Stephen Fry has quit Plaxo after he became annoyed that the social networking site was revealing what he sees as too many personal details with anyone visiting the site - as opposed to designated contacts.
Plaxo, which was co-founded by Napster co-creator Sean Parker, maintains an online address book and social networking service. The service has fully configurable privacy settings, but Fry believes the default settings are sharing rather more information than he's comfortable with.
In a message on Twitter last Friday, Fry complained that Plaxo was "distributing my details to every casual passerby" and not just his online contacts.
Separately, a Reg reader told us on Thursday that anyone with an account can freely browse all the personal information held on Plaxo, including their mobile number and addresses as well as who users have logged as contacts.
We asked Rik Ferguson, a security researcher at Trend Micro, to help us investigate this on Friday morning, prior to Fry's fall-out with the social networking site.
Ferguson responded that Plaxo appeared to be operating normally - i.e. it's sharing only information that users have chosen to share.
Our tipster, who asked to remain anonymous, accepted this diagnosis while noting that the design of Plaxo could give rise to privacy problems. "If this really is by design, then fair enough. I was just staggered at the amount of data available by trawling through Plaxo and the contact details and contacts for lots of seemingly significant people. Someone could easily build a very interesting correlated database using the info that seems publicly visible."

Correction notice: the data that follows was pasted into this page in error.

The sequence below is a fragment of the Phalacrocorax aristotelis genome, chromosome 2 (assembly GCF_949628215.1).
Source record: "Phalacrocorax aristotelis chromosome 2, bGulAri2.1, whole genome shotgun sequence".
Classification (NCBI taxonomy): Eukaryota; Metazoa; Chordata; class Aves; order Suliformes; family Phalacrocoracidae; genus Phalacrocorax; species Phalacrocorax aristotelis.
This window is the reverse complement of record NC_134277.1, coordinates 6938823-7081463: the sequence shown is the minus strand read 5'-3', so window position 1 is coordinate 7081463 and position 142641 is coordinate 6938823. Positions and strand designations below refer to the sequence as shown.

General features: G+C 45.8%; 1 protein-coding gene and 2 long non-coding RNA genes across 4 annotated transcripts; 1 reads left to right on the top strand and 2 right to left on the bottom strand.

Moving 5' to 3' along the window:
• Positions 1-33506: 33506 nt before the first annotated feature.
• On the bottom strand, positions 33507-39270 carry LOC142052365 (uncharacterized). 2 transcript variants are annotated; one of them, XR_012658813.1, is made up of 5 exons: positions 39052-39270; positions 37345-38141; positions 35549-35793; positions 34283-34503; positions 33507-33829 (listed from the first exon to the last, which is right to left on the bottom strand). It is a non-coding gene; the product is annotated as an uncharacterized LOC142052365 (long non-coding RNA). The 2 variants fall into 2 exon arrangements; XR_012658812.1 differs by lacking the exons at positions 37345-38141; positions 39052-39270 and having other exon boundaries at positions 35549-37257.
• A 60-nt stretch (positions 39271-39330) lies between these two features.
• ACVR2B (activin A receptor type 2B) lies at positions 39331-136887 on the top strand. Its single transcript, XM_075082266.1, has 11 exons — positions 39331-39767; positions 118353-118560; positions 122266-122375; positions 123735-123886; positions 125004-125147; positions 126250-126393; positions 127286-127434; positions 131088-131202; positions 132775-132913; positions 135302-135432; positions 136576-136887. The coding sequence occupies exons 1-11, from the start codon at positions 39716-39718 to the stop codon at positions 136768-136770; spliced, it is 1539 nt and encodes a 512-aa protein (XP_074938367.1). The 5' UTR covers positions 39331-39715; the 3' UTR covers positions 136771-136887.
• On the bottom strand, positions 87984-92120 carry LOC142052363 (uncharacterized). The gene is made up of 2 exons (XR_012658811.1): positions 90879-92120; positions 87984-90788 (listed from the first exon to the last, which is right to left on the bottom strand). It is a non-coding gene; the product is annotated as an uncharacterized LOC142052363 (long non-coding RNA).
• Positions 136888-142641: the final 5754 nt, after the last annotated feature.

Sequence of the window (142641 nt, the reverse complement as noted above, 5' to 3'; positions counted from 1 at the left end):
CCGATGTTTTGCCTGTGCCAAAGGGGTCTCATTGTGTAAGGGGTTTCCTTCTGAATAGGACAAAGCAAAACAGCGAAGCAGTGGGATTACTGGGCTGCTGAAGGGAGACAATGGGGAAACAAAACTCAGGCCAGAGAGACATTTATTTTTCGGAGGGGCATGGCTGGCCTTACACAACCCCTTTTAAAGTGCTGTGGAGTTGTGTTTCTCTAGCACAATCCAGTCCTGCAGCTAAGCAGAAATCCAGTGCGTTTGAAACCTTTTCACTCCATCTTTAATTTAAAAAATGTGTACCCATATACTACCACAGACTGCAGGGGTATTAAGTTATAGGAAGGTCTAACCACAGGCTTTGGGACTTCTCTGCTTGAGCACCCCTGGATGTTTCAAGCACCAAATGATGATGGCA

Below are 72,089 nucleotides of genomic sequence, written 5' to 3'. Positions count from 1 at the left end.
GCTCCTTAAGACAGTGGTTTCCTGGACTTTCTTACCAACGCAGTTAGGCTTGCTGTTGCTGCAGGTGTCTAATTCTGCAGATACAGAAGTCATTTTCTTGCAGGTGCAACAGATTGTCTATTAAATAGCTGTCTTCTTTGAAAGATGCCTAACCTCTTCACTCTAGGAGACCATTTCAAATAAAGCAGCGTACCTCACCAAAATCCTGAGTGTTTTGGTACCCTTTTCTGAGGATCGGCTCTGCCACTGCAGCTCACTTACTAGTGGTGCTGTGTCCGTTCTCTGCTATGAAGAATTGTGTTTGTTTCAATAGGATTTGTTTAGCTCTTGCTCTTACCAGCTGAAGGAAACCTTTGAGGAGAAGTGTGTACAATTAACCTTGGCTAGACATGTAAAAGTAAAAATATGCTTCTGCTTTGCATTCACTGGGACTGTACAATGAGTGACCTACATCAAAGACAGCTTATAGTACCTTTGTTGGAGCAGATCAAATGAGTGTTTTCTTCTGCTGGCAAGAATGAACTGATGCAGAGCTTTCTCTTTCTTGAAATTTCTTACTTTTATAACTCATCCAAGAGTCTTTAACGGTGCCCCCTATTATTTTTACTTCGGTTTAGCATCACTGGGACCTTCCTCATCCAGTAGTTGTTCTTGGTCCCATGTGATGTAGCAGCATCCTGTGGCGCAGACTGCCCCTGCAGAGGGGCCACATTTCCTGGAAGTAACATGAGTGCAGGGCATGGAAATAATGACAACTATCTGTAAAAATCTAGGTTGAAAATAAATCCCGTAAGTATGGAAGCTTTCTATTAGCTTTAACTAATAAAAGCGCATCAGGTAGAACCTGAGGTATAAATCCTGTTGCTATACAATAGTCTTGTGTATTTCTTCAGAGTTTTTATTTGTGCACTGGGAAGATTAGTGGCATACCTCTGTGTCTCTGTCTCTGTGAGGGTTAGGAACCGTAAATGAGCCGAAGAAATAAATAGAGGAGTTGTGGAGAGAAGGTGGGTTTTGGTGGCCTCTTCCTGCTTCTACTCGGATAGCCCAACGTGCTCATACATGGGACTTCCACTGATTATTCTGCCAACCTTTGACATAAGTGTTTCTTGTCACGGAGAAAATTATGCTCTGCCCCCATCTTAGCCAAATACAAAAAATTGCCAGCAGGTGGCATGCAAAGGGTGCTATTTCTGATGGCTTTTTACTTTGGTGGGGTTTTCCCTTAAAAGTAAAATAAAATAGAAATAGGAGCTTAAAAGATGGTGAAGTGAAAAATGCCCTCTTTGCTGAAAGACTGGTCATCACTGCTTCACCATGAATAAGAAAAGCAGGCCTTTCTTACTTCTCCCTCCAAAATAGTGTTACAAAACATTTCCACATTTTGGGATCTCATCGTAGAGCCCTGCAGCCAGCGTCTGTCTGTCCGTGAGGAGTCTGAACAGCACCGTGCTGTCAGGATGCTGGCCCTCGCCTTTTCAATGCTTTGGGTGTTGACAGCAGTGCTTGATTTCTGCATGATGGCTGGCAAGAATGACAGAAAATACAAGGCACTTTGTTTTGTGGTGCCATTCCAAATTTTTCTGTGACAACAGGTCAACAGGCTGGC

Fry was put out that anyone who logged into Plaxo was able to see his mobile phone number and postal address. With other social networking sites such as LinkedIn and Facebook, only a member's contacts can see this kind of information.
Plaxo spokesman John McCrea responded that Fry himself had permitted logged-in users to see this information. He denied there was any breach in the security of the service.
"As best I can tell, what's happened is that one user (albeit a rather prominent one!) was surprised to find that the sharing settings he'd previously applied to some of his personal info were more public than he'd intended," McCrea told The Guardian.
"We certainly have not made any changes to settings, features or policies that would make anyone's personal information more widely available than it had previously been."
It's not the first time the actor and celebrated brain-box has become upset with a social networking service. Last month, Fry briefly threatened to quit Twitter, where he is followed by over a million people, after a fan criticised his updates to the social networking site as "boring."
Fry's detractor quickly apologised, while the comedian's many supporters urged him to keep on tweeting, prompting Fry to change his mind and stick with the micro-blogging site. ®